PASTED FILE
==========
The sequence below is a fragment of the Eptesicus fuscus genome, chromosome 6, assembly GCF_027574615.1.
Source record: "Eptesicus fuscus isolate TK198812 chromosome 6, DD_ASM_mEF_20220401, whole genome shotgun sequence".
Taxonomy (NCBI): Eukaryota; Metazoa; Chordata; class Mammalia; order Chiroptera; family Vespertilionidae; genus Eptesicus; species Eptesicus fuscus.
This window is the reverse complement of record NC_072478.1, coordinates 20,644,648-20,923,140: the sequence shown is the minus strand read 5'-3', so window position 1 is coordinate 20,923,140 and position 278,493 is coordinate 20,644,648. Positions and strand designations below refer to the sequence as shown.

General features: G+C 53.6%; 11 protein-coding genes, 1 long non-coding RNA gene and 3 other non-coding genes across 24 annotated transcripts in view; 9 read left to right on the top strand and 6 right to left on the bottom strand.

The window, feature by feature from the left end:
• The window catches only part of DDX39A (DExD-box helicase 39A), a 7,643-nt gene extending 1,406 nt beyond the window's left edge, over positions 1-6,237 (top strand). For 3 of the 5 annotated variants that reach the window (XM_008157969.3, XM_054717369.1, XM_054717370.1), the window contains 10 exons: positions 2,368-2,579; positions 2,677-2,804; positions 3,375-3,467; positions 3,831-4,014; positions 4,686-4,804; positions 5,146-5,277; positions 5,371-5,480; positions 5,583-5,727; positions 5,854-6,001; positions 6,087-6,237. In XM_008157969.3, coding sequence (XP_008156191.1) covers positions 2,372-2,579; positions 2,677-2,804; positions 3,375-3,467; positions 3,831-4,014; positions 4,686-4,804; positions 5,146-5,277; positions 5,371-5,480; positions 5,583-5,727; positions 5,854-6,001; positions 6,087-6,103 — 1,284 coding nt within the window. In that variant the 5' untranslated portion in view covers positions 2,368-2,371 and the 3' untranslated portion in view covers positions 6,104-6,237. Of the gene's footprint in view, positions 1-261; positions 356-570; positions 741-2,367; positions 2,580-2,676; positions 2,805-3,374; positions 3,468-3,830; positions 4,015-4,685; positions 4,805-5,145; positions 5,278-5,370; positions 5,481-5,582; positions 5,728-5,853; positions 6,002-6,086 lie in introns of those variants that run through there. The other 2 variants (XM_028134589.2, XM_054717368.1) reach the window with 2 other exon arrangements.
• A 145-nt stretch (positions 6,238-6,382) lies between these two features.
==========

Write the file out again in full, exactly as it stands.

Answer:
The sequence below is a fragment of the Eptesicus fuscus genome, chromosome 6, assembly GCF_027574615.1.
Source record: "Eptesicus fuscus isolate TK198812 chromosome 6, DD_ASM_mEF_20220401, whole genome shotgun sequence".
Taxonomy (NCBI): Eukaryota; Metazoa; Chordata; class Mammalia; order Chiroptera; family Vespertilionidae; genus Eptesicus; species Eptesicus fuscus.
This window is the reverse complement of record NC_072478.1, coordinates 20,644,648-20,923,140: the sequence shown is the minus strand read 5'-3', so window position 1 is coordinate 20,923,140 and position 278,493 is coordinate 20,644,648. Positions and strand designations below refer to the sequence as shown.

General features: G+C 53.6%; 11 protein-coding genes, 1 long non-coding RNA gene and 3 other non-coding genes across 24 annotated transcripts in view; 9 read left to right on the top strand and 6 right to left on the bottom strand.

The window, feature by feature from the left end:
• The window catches only part of DDX39A (DExD-box helicase 39A), a 7,643-nt gene extending 1,406 nt beyond the window's left edge, over positions 1-6,237 (top strand). For 3 of the 5 annotated variants that reach the window (XM_008157969.3, XM_054717369.1, XM_054717370.1), the window contains 10 exons: positions 2,368-2,579; positions 2,677-2,804; positions 3,375-3,467; positions 3,831-4,014; positions 4,686-4,804; positions 5,146-5,277; positions 5,371-5,480; positions 5,583-5,727; positions 5,854-6,001; positions 6,087-6,237. In XM_008157969.3, coding sequence (XP_008156191.1) covers positions 2,372-2,579; positions 2,677-2,804; positions 3,375-3,467; positions 3,831-4,014; positions 4,686-4,804; positions 5,146-5,277; positions 5,371-5,480; positions 5,583-5,727; positions 5,854-6,001; positions 6,087-6,103 — 1,284 coding nt within the window. In that variant the 5' untranslated portion in view covers positions 2,368-2,371 and the 3' untranslated portion in view covers positions 6,104-6,237. Of the gene's footprint in view, positions 1-261; positions 356-570; positions 741-2,367; positions 2,580-2,676; positions 2,805-3,374; positions 3,468-3,830; positions 4,015-4,685; positions 4,805-5,145; positions 5,278-5,370; positions 5,481-5,582; positions 5,728-5,853; positions 6,002-6,086 lie in introns of those variants that run through there. The other 2 variants (XM_028134589.2, XM_054717368.1) reach the window with 2 other exon arrangements.
• A 145-nt stretch (positions 6,238-6,382) lies between these two features.